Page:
From the Lowell Sun
By TOM SPOTH, Sun Staff
LOWELL -- The last time Anthony Tether visited UMass Lowell, researchers at the university ended up getting a $1.2 million grant to study tissue regeneration.
Yesterday, UMass Lowell faculty presented six promising technologies to Tether, in the hopes that the Defense Advanced Research Projects Agency, which he heads, might come through with funding once again.
Better known as DARPA, Tether's agency, part of the Department of Defense, is well-known for taking far-out technologies and making them reality. At a luncheon attended by university staff, U.S. Rep. Marty Meehan and numerous local companies, Tether yesterday talked about DARPA's latest breakthroughs.
Topics on the front burner at DARPA include networking, prosthetics, alternative energy, space dominance and air vehicles. Tether made reference to a new "phraselator" that can immediately translate spoken English into 16 foreign languages. He also mentioned that DARPA is looking into using beer-making equipment to produce mass quantities of vaccines to combat bioterrorism -- making vaccine is a simple fermentation process, he pointed out.
Tether also highlighted another DARPA project that earned gasps of disbelief, then applause, from the audience. He showed a brief video of a monkey obtaining food by manipulating a mechanical arm -- with its mind.
Which, if any, of the UMass Lowell projects will become DARPA's next brainchild?
Researchers made their case to Tether and other DARPA staff members in brief presentations, delivered in a small classroom before the luncheon.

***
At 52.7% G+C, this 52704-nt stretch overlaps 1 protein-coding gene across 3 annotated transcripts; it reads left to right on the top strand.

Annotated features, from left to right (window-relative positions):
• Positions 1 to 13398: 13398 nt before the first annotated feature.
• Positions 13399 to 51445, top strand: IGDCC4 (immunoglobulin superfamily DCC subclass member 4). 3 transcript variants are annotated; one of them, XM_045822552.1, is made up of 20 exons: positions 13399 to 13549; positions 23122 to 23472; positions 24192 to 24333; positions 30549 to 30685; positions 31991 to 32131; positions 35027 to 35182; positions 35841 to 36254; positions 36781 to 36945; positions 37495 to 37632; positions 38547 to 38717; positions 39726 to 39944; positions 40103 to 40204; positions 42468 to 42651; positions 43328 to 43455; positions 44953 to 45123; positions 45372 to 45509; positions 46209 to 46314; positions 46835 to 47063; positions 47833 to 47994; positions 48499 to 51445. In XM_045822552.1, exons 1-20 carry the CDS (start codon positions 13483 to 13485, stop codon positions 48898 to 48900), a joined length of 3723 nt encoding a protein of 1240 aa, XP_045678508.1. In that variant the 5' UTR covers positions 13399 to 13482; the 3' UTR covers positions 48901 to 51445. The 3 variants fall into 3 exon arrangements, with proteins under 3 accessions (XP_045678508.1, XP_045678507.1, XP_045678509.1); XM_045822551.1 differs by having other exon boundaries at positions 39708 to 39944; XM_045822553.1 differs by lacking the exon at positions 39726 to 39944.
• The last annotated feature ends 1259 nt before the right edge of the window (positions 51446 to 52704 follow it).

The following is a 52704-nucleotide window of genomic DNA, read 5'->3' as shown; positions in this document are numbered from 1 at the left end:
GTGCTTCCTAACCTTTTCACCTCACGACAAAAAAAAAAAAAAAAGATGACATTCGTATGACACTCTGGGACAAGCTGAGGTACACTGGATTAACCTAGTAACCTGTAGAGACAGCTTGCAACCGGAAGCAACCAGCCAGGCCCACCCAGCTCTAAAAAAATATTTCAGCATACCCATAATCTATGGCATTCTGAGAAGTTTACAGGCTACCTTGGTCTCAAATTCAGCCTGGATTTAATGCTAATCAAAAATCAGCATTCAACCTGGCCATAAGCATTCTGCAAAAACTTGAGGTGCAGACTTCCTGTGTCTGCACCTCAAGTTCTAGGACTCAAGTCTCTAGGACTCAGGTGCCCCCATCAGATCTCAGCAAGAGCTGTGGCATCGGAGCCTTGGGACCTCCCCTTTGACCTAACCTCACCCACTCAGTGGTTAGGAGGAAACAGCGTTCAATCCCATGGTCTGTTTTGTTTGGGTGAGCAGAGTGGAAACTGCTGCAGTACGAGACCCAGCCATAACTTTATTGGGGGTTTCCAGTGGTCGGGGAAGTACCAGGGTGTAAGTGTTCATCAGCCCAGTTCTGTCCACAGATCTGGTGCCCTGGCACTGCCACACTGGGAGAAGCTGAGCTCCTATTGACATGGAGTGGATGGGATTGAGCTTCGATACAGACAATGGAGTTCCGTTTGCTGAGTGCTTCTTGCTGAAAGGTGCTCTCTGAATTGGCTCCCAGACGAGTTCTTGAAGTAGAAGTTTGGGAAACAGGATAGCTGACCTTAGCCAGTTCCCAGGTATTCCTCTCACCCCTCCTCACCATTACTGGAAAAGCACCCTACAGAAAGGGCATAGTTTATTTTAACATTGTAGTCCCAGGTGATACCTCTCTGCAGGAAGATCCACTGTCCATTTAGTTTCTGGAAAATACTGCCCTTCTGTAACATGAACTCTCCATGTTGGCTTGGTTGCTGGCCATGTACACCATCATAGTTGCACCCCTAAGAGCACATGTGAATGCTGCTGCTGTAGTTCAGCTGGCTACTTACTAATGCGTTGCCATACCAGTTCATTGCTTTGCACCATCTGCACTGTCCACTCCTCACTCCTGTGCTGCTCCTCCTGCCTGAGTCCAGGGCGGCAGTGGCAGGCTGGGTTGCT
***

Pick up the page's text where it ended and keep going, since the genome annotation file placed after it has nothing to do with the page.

The UML staff tossed around terms like "hyperspectral imaging," "quantum dot" and "negative refraction." All projects had real-world military applications, though. One, produced by UML's robotics lab, allowed soldiers to easily guide unmanned ground vehicles remotely with Nintendo-style controllers. Another uses "nanofibers" that can be woven into military uniforms to sense toxic materials or explosives.
Chemistry professor Kenneth Marx and biology professor Susan Braunhut offered up a "microcanary," an oscillating quartz crystal intended to do the same thing for warfighters that canaries did for coal miners -- detect a threat before it becomes deadly.
"We need funding to make the device portable and remote," Braunhut said.
She and Marx, working as part of a six-institution consortium, had previously received the $1.2 million DARPA grant to study the regeneration of lost limbs in mammals.
Nanotechnology, the technology at the heart of much of the research going on at UML, was a buzzword yesterday. An $80 million nanotechnology manufacturing research center, partially funded by the state, is on tap for the city.
"The promise of nanotechnology simply cannot be realized until each individual discovery or device can be manufactured in a practical way," Meehan said. "It is crucially important that we continue to strengthen the relationship between DARPA and UMass Lowell and the many companies in the region."
Meehan said UML has received more than $200 million in federal grants and contracts in the last 10 years, much of it coming from the Department of Defense.
Tether said nearly all of DARPA's $3 billion budget goes to research being done at private companies and universities. The agency has only about 240 employees, 150 of whom are program managers who stay on for six-year terms.
"They are really very strange people," Tether said with a grin. "They all have one thing in common -- they have an idea they can't get done anywhere else."
Tether said the agency is always looking for new blood and fresh ideas.
"If any of you have an idea you can't get done anywhere else, or you know someone like that, please send them to me," he said.
Judging from the line of people waiting to talk to Tether after the event, some attendees may have fit that description.